Teaching Controversial Topics

Thursday 1:30pm-3:00pm REC Center Large Ice Overlook Room
Oral Session

Session Chairs

Michelle Selvans, Diablo Valley College
Carrie Nelms, University of Arkansas Main Campus
Teaching Climate Science Discernment to Undergraduates
Sherry D Oaks, sherry.oaks@colorado.edu

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This presentation shows techniques for teaching climate science in our politically charged times. For undergraduates we analyze scientific journals, professional scientific blogs, and active research sites to illustrate the constructive uncertainty in science and a discernment of the science policy debate. Students are not usually aware of actual climate science being performed daily in the field and in the laboratory, nor are they fully cognizant of science policy debates. Each end of the scientific policy spectrum has been radicalized by so-called "deniers" and "warmists." True scientific skepticism is the hallmark for forward progress of science. Scientists are diligently working to bring new observational data into sensitive but incomplete global climate models. In addition, researchers worldwide are correlating new types of proxy data with refinements in satellite imagery. Students assess data and imagery to develop analytical skills to address the actual science. Not knowing drives science forward for both better science and science policy. Some textbook language has been smoothed to represent current preferred policy while in fact the science is dynamic, fluid, and exciting. Students actively engage in skeptical inquiry, group research activities, and individual projects.
Example of climate change seminar: Contrasting peer-reviewed literature and how it is discussed in the news (radio and newspapers)
Abir Biswas, The Evergreen State College
Carri LeRoy, The Evergreen State College

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Climate change is an important topic in geoscience classes that can sometimes be difficult to discuss fully, and which in the context of today's news can be polarizing given students' different perspectives on global change and/or climate warming. In our weekly seminar during our team-taught upper division bio-geo-chemistry class, we have been reading recent articles in peer-reviewed literature to give students opportunities to discuss new findings and develop stronger foundations in unpacking dense information in peer-reviewed literature (compared to text books), as students work toward writing peer-review style papers of their own. In this particularly successful seminar, we had students read a recent article from the peer-reviewed literature, and found accompanying radio pieces, as well as new articles and web blogs discussing the research from the perspective of predicted imminent climate warming as well as from a more skeptical perspective questioning climate change and the published research. The students' seminar was thus directed both by the findings as well as the way in which the findings were discussed in news articles. Students appeared to enjoy this shift toward considering how controversial sciences is portrayed in the news and overall this approach generate more diverse discussion.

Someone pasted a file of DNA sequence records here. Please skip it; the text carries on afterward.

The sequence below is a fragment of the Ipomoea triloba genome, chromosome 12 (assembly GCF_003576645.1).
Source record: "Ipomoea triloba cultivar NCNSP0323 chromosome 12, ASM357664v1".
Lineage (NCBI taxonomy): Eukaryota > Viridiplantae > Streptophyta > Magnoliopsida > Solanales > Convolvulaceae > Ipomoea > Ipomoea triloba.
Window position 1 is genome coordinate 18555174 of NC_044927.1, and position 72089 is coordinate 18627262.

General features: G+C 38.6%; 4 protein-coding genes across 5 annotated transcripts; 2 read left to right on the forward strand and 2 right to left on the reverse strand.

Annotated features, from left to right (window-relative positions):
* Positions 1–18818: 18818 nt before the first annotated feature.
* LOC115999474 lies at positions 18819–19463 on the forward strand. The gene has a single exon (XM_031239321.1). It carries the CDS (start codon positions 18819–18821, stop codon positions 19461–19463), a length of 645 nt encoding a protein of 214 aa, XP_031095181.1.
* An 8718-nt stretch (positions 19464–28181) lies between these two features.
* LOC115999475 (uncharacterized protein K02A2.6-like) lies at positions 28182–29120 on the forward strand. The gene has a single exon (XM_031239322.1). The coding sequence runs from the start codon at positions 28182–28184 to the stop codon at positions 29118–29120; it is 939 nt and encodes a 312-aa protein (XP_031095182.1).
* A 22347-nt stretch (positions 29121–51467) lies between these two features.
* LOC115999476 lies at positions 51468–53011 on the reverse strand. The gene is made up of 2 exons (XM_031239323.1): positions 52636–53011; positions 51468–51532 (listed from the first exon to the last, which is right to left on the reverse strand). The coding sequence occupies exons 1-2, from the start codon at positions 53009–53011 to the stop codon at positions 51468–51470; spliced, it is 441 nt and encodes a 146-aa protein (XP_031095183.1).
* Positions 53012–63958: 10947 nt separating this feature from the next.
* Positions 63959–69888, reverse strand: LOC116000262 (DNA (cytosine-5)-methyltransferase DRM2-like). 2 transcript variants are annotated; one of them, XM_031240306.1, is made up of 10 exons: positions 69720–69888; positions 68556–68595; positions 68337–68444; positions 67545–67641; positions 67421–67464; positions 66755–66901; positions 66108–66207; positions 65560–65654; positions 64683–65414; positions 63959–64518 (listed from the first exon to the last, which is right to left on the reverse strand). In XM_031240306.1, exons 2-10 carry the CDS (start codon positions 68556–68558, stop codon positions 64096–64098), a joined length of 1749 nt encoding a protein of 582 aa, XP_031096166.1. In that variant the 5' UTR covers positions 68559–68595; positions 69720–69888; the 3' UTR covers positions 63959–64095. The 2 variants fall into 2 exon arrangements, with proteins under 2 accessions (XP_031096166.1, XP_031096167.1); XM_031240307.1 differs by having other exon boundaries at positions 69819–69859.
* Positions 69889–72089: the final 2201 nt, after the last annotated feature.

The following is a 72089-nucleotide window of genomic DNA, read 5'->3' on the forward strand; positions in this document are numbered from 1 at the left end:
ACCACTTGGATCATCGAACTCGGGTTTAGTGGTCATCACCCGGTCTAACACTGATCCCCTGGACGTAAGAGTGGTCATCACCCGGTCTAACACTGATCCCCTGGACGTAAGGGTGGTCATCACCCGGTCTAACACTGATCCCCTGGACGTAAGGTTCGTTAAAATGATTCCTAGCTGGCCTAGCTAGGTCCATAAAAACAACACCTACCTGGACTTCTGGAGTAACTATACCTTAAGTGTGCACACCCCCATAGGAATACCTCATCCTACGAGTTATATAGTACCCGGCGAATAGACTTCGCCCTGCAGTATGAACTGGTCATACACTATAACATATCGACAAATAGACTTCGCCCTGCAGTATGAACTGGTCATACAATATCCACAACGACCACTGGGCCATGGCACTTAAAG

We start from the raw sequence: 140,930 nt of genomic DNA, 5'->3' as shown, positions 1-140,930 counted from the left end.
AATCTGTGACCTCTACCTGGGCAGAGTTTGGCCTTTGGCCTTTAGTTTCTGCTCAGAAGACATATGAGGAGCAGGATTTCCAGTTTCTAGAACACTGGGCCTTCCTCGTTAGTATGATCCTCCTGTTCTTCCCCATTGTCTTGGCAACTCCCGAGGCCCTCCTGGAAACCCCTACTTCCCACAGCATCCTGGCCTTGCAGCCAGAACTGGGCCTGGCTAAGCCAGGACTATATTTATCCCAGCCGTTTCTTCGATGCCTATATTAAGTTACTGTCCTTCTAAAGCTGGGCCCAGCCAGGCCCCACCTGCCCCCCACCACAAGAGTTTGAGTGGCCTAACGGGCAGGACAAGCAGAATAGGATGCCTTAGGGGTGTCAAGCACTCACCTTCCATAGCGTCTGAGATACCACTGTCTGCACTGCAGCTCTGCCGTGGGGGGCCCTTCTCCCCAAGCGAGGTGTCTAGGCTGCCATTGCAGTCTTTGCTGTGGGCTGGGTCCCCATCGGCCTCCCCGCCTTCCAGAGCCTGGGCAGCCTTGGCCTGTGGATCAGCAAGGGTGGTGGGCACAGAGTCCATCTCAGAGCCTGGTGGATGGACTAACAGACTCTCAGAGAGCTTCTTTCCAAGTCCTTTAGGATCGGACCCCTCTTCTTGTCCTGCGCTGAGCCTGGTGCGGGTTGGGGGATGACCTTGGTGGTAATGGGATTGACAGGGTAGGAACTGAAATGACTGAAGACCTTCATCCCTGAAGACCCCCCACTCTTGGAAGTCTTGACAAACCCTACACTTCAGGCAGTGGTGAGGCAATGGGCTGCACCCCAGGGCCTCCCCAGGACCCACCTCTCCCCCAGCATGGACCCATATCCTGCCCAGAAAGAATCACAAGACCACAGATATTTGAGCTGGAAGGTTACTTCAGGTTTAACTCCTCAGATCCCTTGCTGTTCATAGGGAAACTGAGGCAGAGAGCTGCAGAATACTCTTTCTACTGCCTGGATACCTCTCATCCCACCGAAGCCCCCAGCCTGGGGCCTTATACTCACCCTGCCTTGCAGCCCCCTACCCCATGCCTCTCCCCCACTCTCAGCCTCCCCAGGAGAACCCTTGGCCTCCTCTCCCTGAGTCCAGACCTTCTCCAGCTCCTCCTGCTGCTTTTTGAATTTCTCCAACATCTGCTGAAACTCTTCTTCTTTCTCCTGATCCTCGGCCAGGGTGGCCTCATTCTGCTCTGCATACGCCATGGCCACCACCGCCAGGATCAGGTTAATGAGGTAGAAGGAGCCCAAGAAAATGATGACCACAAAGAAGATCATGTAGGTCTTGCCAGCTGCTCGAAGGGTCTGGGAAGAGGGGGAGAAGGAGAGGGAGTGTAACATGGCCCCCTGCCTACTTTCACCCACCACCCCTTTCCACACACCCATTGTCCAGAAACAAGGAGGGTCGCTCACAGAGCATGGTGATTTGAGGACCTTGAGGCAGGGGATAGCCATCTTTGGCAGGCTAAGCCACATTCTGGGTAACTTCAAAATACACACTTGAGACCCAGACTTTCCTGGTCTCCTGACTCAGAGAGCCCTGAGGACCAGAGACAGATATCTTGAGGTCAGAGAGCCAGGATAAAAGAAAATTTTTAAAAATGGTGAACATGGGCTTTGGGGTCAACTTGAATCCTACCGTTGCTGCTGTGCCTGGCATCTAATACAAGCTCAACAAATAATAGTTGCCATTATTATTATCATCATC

3983 Environmental Communication: Messaging Around Climate Change Issues with Diverse Audiences
Carrie Nelms, University of Arkansas Main Campus

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Land-Locked Community Impacted By Sea-Level Rise 6200 Miles Away Due to sea-level rising from climate change issues, the inhabitants of the Marshal Islands have been moving 6,200 miles away to Northwest Arkansas. Springdale, Arkansas has the largest population of Marshallese within the United States and the second largest population in the world (Davis, 2013). Organizations working toward adaptation and resiliency methods in human displacement can reduce conflict between host communities and the displaced if organizations have effective transformational dialogue by incorporating Elaborate Likelihood Model (ELM) for audience-centered discourse. This requires an understanding of social-behavioral needs and interests of the intended audience for effective communication. This Environmental Communication course focuses on the Marshallese sea-level rise displacement case study to engage diverse audiences on the economic and social impact of sea-level rise caused from climate change on an inland community, Springdale, Arkansas. This class will develop a better understanding of the impacts of sea-level rise from climate change thru earth science lectures supported by case studies and practice effective climate change transformational dialogue to multiple diverse audiences utilizing the ELM. Students will develop an adaptation plan with social and economic adjustments for host and environmentally displaced population; furthermore, they will have a better understanding of the importance of having both cognitive and non-cognitive messaging in their overall presentations for effective communication by incorporating ELM into their discourse.